How to Generate Engaged Customers: Keep Your Employees Engaged

By Rose Harris

Would you say that the employees in your office are engaged in their work? Or are they just sleepwalking through their workday without regard for either their—or your business’—performance?

During the panel discussions held at the 2015 Transitions Academy event, the participants—comprised of Transitions Eyecare Practice, Lab and National and Regional Retailer of the Year finalists—were asked: “How do you keep your employees engaged in providing great service to your customers?”

You may remember from the July/August issue of LabTalk when Lab of the Year finalists, Denny Geuder (Director of Sales and Operations, Expert Optics) and Brian Conley (Marketing Director, Optical Prescription Lab) discussed how they ensured their employees stayed engaged:

Geuder: “The customer service team should be known as Directors of First Impressions. We engage our customer service team and people within our lab who are seeking ABO certification so that they are able to handle the questions professionally.”

Conley: “Each year, we allow our customer service reps to have two pairs of glasses for free, and we require that one pair has to be a Transitions lens. By doing that, they’re actually wearing the product they’re answering questions about.”

It’s not too difficult to tell the difference between an engaged employee and a disengaged one. When your employees are engaged, they take pride in their work, putting forth dedicated effort and driving innovation to move your business forward, rather than staring at the clock and counting down the hours to go home. Remember that engaged employees generate engaged customers, which will enhance your business’ profitability and patient loyalty.

How do you keep your employees engaged on the job? Keep reading for more ideas from Regional Retailer of the Year finalist, Jason Johnson (General Manager, Henry Ford OptimEyes), and Canadian Retailer of the Year finalists, Marie-Josée Mercier (Vice President of Sales and Operations, Lunetterie New Look Eyewear) and Christine Breton (General Manager, Opto-Réseau). By taking these extra steps, you may notice a difference in your staff and office environment.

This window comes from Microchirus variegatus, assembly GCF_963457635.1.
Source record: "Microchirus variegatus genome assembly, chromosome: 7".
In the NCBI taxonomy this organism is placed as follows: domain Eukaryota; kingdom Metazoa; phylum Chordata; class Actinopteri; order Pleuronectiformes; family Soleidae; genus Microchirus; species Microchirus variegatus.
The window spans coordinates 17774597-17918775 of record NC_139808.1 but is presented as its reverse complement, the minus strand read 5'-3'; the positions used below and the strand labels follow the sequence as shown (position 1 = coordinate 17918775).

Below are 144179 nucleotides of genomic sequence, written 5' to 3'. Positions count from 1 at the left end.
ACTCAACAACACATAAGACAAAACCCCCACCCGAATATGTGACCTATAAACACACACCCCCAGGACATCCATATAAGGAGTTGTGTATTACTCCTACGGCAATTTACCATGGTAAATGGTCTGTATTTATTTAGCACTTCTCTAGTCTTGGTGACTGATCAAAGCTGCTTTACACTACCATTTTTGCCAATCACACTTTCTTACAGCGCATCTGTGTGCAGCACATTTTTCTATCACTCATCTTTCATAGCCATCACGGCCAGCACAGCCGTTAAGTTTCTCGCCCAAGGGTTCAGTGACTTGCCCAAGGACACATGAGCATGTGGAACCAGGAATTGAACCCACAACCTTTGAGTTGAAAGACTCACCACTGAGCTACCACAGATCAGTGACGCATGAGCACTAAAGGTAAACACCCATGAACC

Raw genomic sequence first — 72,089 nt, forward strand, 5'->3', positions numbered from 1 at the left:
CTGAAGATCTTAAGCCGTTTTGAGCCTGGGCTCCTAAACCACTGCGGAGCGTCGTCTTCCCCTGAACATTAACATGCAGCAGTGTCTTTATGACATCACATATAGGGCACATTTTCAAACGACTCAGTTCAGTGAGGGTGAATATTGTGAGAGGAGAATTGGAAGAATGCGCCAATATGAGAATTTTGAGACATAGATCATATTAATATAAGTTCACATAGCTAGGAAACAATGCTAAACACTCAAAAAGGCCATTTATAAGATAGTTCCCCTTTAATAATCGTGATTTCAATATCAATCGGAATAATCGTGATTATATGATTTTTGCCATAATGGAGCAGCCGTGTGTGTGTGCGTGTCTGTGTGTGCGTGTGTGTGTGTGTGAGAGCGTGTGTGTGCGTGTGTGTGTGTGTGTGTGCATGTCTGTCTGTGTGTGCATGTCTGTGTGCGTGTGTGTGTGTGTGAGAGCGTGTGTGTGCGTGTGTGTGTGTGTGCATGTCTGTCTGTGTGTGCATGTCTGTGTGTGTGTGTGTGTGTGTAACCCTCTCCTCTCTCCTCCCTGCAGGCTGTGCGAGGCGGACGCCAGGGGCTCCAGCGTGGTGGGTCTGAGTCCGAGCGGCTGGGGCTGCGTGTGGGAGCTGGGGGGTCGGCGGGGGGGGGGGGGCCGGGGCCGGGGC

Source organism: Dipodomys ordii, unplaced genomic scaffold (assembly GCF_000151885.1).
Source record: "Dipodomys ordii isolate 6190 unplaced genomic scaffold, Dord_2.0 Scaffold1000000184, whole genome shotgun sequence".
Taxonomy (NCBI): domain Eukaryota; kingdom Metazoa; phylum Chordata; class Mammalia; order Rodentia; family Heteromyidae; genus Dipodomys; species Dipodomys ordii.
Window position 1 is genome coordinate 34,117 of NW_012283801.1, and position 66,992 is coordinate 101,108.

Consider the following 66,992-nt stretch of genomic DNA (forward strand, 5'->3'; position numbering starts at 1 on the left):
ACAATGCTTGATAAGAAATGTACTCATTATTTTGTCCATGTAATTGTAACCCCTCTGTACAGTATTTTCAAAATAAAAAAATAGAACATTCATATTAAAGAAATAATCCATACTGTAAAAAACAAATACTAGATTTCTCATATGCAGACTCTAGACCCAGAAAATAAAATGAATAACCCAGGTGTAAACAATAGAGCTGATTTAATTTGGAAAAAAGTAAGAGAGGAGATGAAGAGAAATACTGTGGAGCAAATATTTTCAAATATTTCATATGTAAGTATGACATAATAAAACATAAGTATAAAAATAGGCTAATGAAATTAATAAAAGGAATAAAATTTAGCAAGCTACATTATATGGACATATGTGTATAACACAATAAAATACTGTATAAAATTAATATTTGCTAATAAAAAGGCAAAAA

Mercier: “To make sure our clients are happy, our employees have to be well-trained and well-educated. They must not only try the product, they must like the product, too. We want to make sure that our employees are buying into the product during the training sessions so they can successfully sell it.”

Breton: “We use the Transitions online Brainshark training sessions. We also build a contest between our employees to encourage them to take the courses. Our employees are younger and younger, so we have to adapt our method of training.”

The online Brainshark training sessions can be accessed through www.Brainshark.com/Transitions.

Johnson: “One of our great programs that we’re really proud of is called ‘Path to Purpose.’ It empowers our employees to do more than just sell glasses. For example, we make sure our employees understand that they are helping a bus driver take our kids to and from school safely without the hindrance of glare and they’re helping a surgeon go into surgery with clarity and less eye fatigue. Having a Path to Purpose understands that we do more than just a job.”

Video clips featuring more highlights from the Transitions Academy best practices panel are up on the Transitions Optical YouTube Channel.

Rose Harris, is the associate director of professional relations, at Transitions Optical.


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August/September LabTalk 2017